And while the industry pulls the wool over consumers' and regulators' eyes, Washington D.C. prepares to cut them an enormous check. The Craft Beer Modernization Act (S. 236/H.R. 747) offers billions of dollars of tax breaks over the coming decade to "craft" brewers, wineries, and distillers making up to 6 million barrels per year. For context, the entire craft brew industry grew by 1.4 million barrels last year; 6-million-barrel breweries are themselves Big Alcohol companies. With international monster brands waiting to gobble up these fake-craft labels, then gobble up each other, the only logical endpoint is a single company with a stranglehold on a lucrative, addictive, and dangerous product. If they are allowed to, big fish always eat smaller fish. Whatever friendly, rustic authenticity sub-brands like Lagunitas, Anchor, Sculpin, etc. project, they are not your buddies--they're just chum.

READ MORE on the giveaways written into S. 236/H.R. 747.

READ MORE about Big Alcohol's pulling of government strings.

Rhode Island Legislators Not Just Drunk On Power

Reports of rampant alcohol use in the chamber surface amidst efforts to repeal sales tax on beer.

Duck boats driving right into bays full of beerThe Rhode Island legislature is as likely to engage in libations as deliberations, according to an interview given by freshman representative Moira Walsh to WPRO News. "You cannot operate a motor vehicle when you've had two beers," she said, "but you can make laws that affect people's lives forever when you're half in the bag?"

Despite dismissive comments from House Majority Leader K. Joseph Shekarchi, the reports jibe with patterns among other lawmakers. California briefly had to provide free transportation to its legislators after a rash of DUI arrests. In Washington, D.C., nearly half of all congressional staff drink at social events as part of the job. As one respondent put it, "Parties are work." Only two states—Idaho and Oklahoma—forbid lawmakers to drink on the job.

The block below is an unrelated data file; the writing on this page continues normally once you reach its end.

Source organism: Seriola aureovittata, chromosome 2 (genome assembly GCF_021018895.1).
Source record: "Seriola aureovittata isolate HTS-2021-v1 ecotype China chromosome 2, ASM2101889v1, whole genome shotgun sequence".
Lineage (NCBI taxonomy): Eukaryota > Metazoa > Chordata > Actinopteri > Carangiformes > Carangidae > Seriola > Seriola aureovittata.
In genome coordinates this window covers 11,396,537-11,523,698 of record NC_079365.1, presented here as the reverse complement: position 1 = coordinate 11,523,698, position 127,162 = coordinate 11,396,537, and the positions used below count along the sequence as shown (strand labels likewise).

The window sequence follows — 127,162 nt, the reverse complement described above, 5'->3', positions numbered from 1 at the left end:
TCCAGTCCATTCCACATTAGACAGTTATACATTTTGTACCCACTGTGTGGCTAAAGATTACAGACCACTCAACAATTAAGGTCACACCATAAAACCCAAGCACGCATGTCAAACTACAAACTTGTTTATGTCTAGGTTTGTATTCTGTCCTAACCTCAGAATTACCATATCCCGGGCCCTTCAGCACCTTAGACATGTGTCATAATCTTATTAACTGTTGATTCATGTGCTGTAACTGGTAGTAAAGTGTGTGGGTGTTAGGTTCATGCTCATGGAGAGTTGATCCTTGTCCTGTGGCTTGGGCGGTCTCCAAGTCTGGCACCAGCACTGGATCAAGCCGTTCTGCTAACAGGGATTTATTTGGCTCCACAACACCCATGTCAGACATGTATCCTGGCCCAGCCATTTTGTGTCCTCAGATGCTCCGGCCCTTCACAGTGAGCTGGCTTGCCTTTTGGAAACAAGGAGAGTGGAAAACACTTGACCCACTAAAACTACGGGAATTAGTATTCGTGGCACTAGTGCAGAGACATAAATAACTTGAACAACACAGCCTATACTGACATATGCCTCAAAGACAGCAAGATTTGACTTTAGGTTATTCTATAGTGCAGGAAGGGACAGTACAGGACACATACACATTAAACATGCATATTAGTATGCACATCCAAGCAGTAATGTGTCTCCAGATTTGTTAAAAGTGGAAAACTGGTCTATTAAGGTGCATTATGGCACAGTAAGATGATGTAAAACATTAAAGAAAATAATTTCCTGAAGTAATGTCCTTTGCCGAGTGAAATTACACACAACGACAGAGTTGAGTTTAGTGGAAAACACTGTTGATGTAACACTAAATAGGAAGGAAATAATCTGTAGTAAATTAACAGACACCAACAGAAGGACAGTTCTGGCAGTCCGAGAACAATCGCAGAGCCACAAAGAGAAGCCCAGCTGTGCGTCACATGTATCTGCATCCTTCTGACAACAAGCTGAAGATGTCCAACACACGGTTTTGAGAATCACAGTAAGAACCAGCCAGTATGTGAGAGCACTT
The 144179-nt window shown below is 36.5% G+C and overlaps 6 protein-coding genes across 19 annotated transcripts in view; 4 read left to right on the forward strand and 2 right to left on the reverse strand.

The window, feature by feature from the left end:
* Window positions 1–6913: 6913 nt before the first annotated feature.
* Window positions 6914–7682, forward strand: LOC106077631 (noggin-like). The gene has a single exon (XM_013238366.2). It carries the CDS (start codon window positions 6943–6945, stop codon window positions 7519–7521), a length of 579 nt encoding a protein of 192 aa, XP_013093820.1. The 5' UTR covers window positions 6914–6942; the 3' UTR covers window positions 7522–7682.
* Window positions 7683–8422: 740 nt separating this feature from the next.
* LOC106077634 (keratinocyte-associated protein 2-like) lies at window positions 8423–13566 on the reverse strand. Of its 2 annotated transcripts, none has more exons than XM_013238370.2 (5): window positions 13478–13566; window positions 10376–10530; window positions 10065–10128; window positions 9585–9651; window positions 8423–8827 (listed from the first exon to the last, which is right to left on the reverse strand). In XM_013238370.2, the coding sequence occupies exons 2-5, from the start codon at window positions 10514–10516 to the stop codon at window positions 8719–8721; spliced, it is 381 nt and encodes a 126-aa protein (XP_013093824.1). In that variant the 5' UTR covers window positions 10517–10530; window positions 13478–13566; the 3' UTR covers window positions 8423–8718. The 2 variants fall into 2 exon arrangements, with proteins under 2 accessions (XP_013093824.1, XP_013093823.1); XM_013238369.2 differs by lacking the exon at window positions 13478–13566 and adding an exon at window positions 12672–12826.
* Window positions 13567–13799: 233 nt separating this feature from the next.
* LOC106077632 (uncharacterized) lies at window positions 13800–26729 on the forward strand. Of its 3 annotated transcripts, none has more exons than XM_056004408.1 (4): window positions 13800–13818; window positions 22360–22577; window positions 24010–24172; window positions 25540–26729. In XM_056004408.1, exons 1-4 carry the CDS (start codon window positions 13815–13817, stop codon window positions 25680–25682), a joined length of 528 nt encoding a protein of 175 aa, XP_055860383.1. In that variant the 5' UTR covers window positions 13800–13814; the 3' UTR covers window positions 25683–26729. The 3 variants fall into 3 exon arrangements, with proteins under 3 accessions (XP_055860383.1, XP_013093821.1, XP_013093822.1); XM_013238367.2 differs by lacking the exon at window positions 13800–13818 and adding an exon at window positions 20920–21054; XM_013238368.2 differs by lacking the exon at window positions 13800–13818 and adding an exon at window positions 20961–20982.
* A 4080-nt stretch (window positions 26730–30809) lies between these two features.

This culture of wetting beaks and signing bills may help explain why Rhode Island is considering repealing its beer tax, citing business lost to neighboring Massachusetts. Massachusetts has no beer sales tax, making Representative Blake Filippi have nightmares of people running to the border to stock up on cases. But it seems Rep. Filippi is not having the right nightmares—according to SAMHSA, Rhode Island has the fourth highest rate of underage binge drinking in the country, far in excess of the national rate (though much-envied Massachusetts isn't far behind). Meanwhile, 92.6% of Rhode Islanders in need of alcohol abuse treatment never receive it.

Research has shown time and time again that a very simple and straightforward way to both reduce consumption and fund treatment is to levy greater alcohol taxes. "Beating Massachusetts," on the other hand, has little demonstrable effect on public health. The need to raise, not lower, alcohol taxes should be evident to Rep. Filippi and his colleagues. We here at Alcohol Justice cannot imagine what could be clouding their judgment.

READ MORE about the power of smart alcohol tax policy.